Rocana, aka: Rocanā; 10 Definition(s)

Introduction

Rocana means something in Hinduism, Sanskrit, Buddhism, Pali, Marathi. If you want to know the exact meaning, history, etymology or English translation of this term then check out the descriptions on this page. Add your comment or reference to a book if you want to contribute to this summary article.

Alternative spellings of this word include Rochana.

In Hinduism

Ayurveda (science of life)

1) Rocana (रोचन) refers to “bovine bile” (ox bile), referring to a supplemental medicine aiding the Liver and Gall. It is used throughout Āyurvedic literature such as the Caraka-saṃhitā and the Suśruta-saṃhitā.

2) Rocana (रोचन) is another name for Kampillaka (Mallotus philippensis) according to the Bhāvaprakāśa, which is a 16th century medicinal thesaurus authored by Bhāvamiśra. The term is used throughout Āyurvedic literature. It can also be spelled as Kampilla (कम्पिल्ल).

Source: Wisdom Library: Āyurveda and botany
Ayurveda book cover
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Āyurveda (आयुर्वेद, ayurveda) is a branch of Indian science dealing with medicine, herbalism, taxology, anatomy, surgery, alchemy and related topics. Traditional practice of Āyurveda in ancient India dates back to at least the first millenium BC. Literature is commonly written in Sanskrit using various poetic metres.

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Purana and Itihasa (epic history)

Rocana in Purana glossary... « previous · [R] · next »

Rocanā (रोचना) is the name of a mind-born ‘divine mother’ (mātṛ), created for the purpose of drinking the blood of the Andhaka demons, according to the Matsya-purāṇa 179.8. The Andhaka demons spawned out of every drop of blood spilled from the original Andhakāsura (Andhaka-demon). According to the Matsya-purāṇa 179.35, “Most terrible they (eg., Rocanā) all drank the blood of those Andhakas and become exceedingly satiated.”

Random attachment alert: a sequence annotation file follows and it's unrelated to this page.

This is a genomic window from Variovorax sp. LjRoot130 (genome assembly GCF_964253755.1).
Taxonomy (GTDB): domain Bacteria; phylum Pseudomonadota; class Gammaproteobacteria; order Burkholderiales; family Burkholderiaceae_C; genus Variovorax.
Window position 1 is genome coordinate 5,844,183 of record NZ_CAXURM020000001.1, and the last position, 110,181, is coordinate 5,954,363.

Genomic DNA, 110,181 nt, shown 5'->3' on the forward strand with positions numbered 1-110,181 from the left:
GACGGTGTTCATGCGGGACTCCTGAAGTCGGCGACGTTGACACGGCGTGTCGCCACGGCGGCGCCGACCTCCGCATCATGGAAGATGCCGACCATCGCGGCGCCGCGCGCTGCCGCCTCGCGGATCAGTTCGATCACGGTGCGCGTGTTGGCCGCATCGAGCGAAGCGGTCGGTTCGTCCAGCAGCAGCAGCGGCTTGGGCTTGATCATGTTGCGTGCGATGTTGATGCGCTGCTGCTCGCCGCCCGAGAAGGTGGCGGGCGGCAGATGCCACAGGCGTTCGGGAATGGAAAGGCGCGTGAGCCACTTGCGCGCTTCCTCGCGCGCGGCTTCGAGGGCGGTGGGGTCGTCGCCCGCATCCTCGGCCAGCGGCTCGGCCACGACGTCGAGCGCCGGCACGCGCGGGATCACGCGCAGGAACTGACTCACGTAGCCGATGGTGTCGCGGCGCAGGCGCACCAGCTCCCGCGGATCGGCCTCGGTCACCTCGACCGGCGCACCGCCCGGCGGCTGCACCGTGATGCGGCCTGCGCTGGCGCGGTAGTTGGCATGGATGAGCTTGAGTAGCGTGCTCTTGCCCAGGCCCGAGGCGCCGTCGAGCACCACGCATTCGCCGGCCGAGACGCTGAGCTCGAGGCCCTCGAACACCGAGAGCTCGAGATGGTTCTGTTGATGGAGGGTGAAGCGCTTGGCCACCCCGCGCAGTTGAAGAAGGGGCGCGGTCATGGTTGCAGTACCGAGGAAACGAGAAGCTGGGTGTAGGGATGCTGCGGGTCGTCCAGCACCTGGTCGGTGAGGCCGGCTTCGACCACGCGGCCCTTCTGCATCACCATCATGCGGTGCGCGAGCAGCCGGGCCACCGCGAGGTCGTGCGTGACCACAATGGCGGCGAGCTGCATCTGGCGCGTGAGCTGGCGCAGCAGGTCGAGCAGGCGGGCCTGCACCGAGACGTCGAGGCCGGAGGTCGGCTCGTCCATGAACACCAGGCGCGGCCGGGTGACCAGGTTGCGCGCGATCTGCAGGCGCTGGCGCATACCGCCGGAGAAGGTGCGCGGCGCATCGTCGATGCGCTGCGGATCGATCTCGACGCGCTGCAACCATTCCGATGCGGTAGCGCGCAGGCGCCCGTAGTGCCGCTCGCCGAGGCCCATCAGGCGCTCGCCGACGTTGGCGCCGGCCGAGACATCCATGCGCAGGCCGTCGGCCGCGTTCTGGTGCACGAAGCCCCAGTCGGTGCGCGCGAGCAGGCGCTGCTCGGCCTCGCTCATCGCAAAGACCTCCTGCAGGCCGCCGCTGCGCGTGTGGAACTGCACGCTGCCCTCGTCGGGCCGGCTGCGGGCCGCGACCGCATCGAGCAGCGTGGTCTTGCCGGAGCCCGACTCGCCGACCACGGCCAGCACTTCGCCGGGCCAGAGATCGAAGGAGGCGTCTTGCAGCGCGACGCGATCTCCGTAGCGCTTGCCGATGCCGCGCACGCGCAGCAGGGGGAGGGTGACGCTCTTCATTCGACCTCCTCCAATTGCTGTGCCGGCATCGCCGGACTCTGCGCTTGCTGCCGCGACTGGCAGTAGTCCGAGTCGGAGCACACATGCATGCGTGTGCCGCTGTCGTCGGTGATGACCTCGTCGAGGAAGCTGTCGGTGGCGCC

The Matsyapurāṇa is categorised as a Mahāpurāṇa, and was originally composed of 20,000 metrical verses, dating from the 1st-millennium BCE. The narrator is Matsya, one of the ten major avatars of Viṣṇu.

Source: Wisdom Library: The Matsya-purāṇa

1) Rocanā (रोचना).—The daughter of the King Devaka. Vasudeva married Rocanā. Two sons Hema and Hemāṅgada were born to her. (Bhāgavata, Skandha 9).

2) Rocanā (रोचना).—Grand-daughter of Rukmī, the King of Vidarbha. Aniruddha the grandson of Śrī Kṛṣṇa married her at Bhojakaṭa, (Bhāgavata, Skandha 10).

Source: archive.org: Puranic Encyclopaedia

Rocana (रोचन, “appealing”) refers to one of the five arrows of Kāma, also known as Puṣpabāṇa, according to the Śivapurāṇa 2.2.3.—“[...] In this form and with your five flower-arrows [viz., Puṣpabāṇa] you can enamour and captivate men and women and carry on the eternal task of creation. [...] The minds of all living beings will become an easy target of your five-flower arrows (Puṣpabāṇa). You will be the cause of their elation. Thus I have assigned you the task of facilitating creation. These sons of mine will confer names and titles on you. Taking his five flower-arrows (Puṣpabāṇa), Kāma decided on his future course remaining invisible in form. His five arrows are respectively: Harṣaṇa (delighting), Rocana (appealing), Mohana (deluding), Śoṣaṇa (withering), Māraṇa (killing). Even sages could be deluded and tormented by them”.